United States: The US White House Fellows Programme is a high-profile recruitment competition designed to attract highly skilled young women and men to serve a one-year term as Presidential Fellow. 


Case studies

Australia: Strategic workforce planning in the Australian Public Service to prepare for current and future needs

The case study focusses on strategic workforce planning in the Australian Public Service (APS) to support organisations in assessing and preparing for current and future needs. The Australian Workforce Strategy ‘Delivering for tomorrow - APS Workforce Strategy 2025’ coupled with the APS Workforce Planning Centre of Excellence programme build a long-term strategic programme of work to strengthen workforce planning in APS agencies and shift it from an operational to a future-focused skill and capability based strategic activity.

Belgium: Moving recruitment online in the Belgian Federal Public Service of Finance

Following the Belgian government’s decision to make telework the norm in the public sector in 2020, the Federal Public Service of Finance initiated a pilot exercise to conduct recruitment online in 2020-21, first for internal mobility and later expanding to selected external vacancies. The e-recruitment process consisted a holistic process from employer branding to candidate assessment and onboarding.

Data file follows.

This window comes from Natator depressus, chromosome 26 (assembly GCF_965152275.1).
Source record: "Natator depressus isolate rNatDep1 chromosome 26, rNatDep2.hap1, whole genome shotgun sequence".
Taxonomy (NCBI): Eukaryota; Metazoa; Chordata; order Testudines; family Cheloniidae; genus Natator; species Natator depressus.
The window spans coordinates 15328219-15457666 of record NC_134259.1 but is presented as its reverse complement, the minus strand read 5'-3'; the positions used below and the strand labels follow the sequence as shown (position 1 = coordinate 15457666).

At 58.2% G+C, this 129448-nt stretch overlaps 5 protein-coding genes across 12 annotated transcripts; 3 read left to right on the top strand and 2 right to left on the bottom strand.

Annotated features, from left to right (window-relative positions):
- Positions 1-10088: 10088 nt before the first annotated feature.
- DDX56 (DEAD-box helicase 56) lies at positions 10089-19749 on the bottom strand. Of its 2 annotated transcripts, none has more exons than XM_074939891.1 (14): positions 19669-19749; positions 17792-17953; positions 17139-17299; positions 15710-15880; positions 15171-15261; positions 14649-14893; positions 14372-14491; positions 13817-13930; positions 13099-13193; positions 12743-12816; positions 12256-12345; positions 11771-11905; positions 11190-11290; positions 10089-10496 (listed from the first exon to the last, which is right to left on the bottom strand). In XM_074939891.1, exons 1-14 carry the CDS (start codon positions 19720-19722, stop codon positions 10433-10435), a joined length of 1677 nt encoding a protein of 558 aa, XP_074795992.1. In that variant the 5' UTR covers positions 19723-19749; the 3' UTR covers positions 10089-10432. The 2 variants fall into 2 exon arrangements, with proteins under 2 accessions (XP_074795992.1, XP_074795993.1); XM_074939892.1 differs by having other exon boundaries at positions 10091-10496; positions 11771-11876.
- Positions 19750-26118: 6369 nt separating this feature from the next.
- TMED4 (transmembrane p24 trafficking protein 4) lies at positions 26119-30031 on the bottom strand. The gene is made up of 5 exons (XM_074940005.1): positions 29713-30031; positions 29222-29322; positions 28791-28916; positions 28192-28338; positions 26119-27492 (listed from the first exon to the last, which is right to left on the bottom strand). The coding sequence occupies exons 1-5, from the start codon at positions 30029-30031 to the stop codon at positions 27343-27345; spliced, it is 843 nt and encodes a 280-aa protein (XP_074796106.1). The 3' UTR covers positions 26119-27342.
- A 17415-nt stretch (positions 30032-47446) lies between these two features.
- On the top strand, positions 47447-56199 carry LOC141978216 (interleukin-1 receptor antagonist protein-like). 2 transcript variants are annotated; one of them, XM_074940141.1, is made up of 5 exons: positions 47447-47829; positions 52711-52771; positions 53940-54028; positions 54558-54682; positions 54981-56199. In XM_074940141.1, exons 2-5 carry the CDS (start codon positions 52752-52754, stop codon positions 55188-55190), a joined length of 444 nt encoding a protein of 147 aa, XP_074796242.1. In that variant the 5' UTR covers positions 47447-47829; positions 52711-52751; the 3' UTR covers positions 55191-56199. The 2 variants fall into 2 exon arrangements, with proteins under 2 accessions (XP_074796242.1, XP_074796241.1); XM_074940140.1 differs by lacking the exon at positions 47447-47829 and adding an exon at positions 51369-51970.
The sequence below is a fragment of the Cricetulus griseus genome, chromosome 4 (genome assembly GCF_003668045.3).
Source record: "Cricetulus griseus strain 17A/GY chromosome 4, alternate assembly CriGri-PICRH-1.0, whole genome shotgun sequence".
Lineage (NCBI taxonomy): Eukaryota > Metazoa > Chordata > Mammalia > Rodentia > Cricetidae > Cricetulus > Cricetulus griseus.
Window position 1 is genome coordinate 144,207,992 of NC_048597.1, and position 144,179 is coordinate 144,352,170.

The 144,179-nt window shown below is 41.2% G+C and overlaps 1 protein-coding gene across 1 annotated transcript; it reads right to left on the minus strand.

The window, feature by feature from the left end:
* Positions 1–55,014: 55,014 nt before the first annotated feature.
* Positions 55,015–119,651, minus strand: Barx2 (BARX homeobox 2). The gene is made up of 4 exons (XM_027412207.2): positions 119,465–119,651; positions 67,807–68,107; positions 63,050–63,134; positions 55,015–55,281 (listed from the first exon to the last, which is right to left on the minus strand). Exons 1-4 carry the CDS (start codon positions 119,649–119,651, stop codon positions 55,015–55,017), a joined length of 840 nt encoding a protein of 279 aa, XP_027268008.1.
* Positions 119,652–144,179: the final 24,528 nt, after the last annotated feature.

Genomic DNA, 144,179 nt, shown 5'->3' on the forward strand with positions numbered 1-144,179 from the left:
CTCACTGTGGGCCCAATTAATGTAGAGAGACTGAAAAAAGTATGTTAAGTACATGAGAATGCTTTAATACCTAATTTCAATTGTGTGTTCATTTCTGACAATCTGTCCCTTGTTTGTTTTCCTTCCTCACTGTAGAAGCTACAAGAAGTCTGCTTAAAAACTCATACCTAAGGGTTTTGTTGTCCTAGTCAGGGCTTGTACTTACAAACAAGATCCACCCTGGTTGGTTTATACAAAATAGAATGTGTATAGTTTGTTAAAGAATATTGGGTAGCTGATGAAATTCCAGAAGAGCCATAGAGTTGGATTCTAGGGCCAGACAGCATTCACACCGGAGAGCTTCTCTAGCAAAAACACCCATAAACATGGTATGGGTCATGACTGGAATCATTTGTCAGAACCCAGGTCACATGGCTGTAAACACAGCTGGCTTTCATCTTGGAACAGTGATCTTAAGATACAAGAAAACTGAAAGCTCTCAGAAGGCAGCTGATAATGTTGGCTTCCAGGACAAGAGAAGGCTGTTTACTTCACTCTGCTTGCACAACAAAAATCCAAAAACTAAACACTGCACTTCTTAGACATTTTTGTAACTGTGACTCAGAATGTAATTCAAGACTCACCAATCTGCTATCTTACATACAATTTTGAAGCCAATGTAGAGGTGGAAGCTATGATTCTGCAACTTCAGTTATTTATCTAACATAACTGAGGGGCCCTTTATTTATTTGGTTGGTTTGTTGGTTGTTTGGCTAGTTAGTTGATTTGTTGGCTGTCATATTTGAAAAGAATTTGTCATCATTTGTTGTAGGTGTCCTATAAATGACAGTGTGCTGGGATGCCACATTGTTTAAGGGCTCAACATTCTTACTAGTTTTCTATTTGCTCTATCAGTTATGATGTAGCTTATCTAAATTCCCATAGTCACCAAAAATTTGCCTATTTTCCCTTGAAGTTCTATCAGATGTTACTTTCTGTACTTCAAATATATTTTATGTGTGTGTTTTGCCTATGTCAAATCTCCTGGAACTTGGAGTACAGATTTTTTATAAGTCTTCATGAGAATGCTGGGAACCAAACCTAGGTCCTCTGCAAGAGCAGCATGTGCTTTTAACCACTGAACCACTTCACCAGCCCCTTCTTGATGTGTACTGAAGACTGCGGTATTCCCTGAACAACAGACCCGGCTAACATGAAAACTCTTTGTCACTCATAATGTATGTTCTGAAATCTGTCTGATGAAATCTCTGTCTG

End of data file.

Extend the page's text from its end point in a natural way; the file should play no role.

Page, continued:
Israel: Workforce mapping in the Israeli Civil Service to prepare for the Future of Work

The case study focuses on a pilot project on workforce mapping developed by the Israeli Civil Service Commission. The project developed a methodology to identify roles and functions across the civil service at risk of substantial change to due automation, digitalisation, and changing skills requirements. This enables line Ministries and agencies to understand where and how change may affect their workforce. They can then develop more targeted and evidence informed workforce management strategies. 



Further reading

A selection of recent reports is available through the OECD iLibrary, many of which provide more context and detail on Workforce Development in the public sector:




Working papers


Public Governance Reviews


Administrative Capacity Building Self-assessment Instrument

The Administrative Capacity Building (ACB) Self-assessment Instrument is designed for use by national and regional Managing Authorities in European Union (EU) Member States. It intends to help the Managing Authorities (MAs) of EU funds under Cohesion Policy better understand their strengths and weakness in terms of administrative and investment management capacities, assess the extent to which their capacity-set supports the effective implementation of their Programme over time, and develop targeted solutions to address capacity gaps.

Although the tool refers to administrations involved in EU funding, the framework can be adapted or used for inspiration by a variety of government levels.

Click here to access the tool